Subnautica: Below Zero – Review

This review will contain potential spoilers for both Subnautica and Subnautica: Below Zero. I urge you to play either game with as few spoilers as possible. I have played the game to completion on Survival mode.

The original Subnautica was my first foray into reviewing computer games and also one of the few narrative pieces that I have written for the site. It was a game of fear, exploration, and a genuine struggle for survival in an alien planet’s ocean where lots of creatures though you looked like lunch.

Now we are back on planet 4546b, but not in the same place. Landing in a polar region, our protagonist Robyn, you know your name this time round, is trying to find out what happened to her sister Sam. Sam was a research scientist for the Altera corporation, a typical sci-fi shadowy corporation that was looking into the alien structures found on this planet during the period of the first game.

More land sections in this one, bits of which are pretty

This time round our protagonist is not silent, and is actually quite chatty. She has her own story to tell and plot to pursue. This means you cannot really project your own hopes and fears onto her character leaving you following a plot as opposed to making up your own.

The world this time feels less lonely. You have an aim from the off, you’ll hear other voices talk to you. The cast of characters is nice and diverse. You heard some signals in the last game, but you get a lot more voice acting this time round, and its pretty good for the most part.

The downside of feeling less lonely is that the world feels less scary. Now fear is very subjective of course, so I can only talk to my own perception. I found the first game absolutely terrifying. It had a wonderful mix between pushing you into the scary deep places of the world, but rewarding you with beautiful new things to look at.

The beauty is still there for sure, and each biome feels more jam packed with flora, fauna, and magnificent geography. The fear is gone though. Sure there were moments I felt threat, and times of trepidation, but that fear of hovering over a blank void you knew you had to descend into were just not present.

Even the shallows feel more vibrant this time round

The world does feel more alive. The fauna that are part of the world have their own personalities and some of them will even interact with you. There has been a lot more charm injected into the game, something that wasn’t present in the first and contributes to the ocean feeling more friendly this time round.

Below Zero increases the generosity which was a feature of the first game. Since Robyn has chosen to be on the planet, she comes armed with a bunch of base building prototypes. Among these is a plan for a beacon, something it took a while to get, if ever, in the original. This makes for much easier navigation, allowing you to leave notes all over the ocean to keep you ship shape and Bristol fashion.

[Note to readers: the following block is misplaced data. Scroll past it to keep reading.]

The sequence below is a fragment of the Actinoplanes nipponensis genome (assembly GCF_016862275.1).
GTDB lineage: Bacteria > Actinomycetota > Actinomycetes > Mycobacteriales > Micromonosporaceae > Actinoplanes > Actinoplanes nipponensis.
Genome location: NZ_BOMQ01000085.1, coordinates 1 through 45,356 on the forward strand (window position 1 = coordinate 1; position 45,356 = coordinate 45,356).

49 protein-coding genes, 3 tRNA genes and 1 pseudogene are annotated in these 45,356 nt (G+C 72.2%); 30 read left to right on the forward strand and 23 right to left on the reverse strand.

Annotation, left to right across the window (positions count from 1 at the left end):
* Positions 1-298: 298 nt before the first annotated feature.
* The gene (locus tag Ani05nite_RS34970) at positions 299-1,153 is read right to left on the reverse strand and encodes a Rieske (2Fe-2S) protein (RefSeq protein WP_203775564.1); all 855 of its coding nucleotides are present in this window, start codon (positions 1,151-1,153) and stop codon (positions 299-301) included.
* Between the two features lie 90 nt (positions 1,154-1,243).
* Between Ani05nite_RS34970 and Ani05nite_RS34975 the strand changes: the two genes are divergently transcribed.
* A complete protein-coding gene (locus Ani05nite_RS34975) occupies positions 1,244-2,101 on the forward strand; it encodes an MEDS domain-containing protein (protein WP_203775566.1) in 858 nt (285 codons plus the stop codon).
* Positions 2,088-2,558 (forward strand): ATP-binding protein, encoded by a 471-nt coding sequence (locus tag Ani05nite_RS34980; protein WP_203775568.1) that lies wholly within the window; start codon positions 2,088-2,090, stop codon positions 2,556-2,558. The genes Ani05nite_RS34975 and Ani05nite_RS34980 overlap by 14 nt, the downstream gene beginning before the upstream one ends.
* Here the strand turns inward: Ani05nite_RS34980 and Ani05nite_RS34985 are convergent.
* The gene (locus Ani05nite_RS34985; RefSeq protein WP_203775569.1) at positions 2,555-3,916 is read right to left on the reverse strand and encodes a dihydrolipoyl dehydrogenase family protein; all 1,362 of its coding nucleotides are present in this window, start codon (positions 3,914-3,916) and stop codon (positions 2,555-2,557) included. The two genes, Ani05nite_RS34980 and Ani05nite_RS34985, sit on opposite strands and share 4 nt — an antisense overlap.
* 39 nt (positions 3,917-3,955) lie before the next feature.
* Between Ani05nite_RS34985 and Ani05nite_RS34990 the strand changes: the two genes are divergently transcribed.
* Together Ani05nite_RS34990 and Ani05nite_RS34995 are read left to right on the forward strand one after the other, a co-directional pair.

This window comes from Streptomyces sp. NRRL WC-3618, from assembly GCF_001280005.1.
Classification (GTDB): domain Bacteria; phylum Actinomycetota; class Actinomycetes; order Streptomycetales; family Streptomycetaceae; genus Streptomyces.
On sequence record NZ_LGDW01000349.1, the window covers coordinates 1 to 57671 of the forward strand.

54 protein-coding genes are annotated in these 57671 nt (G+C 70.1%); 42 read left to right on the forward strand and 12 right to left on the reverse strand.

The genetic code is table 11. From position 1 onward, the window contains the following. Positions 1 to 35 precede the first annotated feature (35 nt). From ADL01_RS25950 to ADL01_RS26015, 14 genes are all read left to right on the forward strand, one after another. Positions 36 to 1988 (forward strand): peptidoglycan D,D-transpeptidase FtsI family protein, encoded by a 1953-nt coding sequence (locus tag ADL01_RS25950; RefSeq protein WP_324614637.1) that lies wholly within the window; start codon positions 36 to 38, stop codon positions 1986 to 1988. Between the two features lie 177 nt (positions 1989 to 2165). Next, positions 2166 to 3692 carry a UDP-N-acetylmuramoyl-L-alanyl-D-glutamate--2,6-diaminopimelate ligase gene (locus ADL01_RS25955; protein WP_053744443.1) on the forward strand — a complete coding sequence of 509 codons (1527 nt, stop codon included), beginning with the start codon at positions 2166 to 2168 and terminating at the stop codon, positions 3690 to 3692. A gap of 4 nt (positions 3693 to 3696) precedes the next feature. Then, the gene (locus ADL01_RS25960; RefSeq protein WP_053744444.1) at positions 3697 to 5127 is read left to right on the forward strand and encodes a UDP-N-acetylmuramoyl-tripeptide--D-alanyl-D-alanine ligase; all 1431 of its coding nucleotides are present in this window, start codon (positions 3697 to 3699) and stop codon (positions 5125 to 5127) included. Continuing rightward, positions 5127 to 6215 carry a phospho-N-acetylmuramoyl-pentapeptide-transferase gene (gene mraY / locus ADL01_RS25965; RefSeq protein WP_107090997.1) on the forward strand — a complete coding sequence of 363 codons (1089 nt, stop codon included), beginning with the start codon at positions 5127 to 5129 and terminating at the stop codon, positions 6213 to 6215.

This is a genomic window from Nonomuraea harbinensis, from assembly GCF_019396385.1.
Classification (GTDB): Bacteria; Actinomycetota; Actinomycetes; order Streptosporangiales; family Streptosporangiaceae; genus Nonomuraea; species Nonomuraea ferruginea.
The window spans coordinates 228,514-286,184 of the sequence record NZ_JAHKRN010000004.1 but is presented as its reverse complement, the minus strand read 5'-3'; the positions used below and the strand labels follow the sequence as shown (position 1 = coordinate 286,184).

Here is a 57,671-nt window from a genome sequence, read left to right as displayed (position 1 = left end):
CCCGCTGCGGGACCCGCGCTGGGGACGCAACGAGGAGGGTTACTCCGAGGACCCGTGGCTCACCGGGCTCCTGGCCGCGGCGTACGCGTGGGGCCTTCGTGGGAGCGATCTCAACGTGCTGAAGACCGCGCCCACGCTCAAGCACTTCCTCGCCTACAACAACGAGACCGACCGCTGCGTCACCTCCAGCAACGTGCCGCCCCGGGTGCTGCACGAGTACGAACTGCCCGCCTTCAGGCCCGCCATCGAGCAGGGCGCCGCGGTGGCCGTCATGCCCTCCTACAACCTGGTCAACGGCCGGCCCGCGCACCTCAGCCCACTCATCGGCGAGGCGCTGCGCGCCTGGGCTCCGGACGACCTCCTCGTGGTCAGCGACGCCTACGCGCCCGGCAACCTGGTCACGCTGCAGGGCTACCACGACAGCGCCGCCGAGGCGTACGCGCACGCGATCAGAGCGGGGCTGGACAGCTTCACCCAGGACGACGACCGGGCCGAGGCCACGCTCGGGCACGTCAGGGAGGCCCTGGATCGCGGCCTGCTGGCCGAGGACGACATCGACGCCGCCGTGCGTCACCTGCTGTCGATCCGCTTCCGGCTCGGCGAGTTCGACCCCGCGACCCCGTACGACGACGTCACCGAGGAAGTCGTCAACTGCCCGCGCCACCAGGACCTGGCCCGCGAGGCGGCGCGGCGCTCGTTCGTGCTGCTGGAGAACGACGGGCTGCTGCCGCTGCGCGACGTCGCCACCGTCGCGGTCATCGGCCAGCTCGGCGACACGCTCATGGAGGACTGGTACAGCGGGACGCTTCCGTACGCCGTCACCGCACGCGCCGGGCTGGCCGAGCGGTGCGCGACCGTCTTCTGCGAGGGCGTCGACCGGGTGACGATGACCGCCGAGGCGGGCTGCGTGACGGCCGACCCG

There are still new things to find of course, and they’ve expanded the base building options quite a bit and introduced some new transportation options. The tunnels and crevices of the world hide all sorts of goodies to find and I would pay attention to the numerous audio logs you find as they hold valuable clues to where treasure might be found.

Home sweet home

One of the folk on our Discord asked whether they should play Below Zero or the original if they were to only play one, and I’m honestly a bit conflicted. Whilst ostensibly the same game, they feel very different.

If you want a real feeling of survival against a hostile and terrifying world, I would go for the original. If you would prefer a more story driven game the feels a bit more populated and friendly, then Below Zero is what you want. It’s also worth noting that Below Zero is a more stable product, with less bugs and issues than I encountered in the first.

As for myself, I’m less conflicted. I really loved the original Subnautica, and I was compelled to play it whenever I could. I enjoyed Below Zero well enough, and if you play it without playing the original, it may even be as amazing and terrifying as I found the first.

It didn’t do that for me, and although it is a solid follow up, it lacks ambition. I wanted to see bigger creatures, wondrous biomes, and vast, dark oceans to explore. I wanted that sense of truly being abandoned in a mysterious, beautiful, and terrifying place. Instead I got a game that felt afraid to venture out of the shallows and embrace what made the first game truly magical: that mix of fear and wonder that made it a truly unique experience. It’s more compact, more full of life, but feels like it has lost its soul along the way. I wanted to love it, to embrace it, to put that wetsuit back on and descend into the depths once more but they just didn’t go deep enough.

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Iain McAllister

Tabletop games reviewer and podcaster based in Dalkeith, Scotland.

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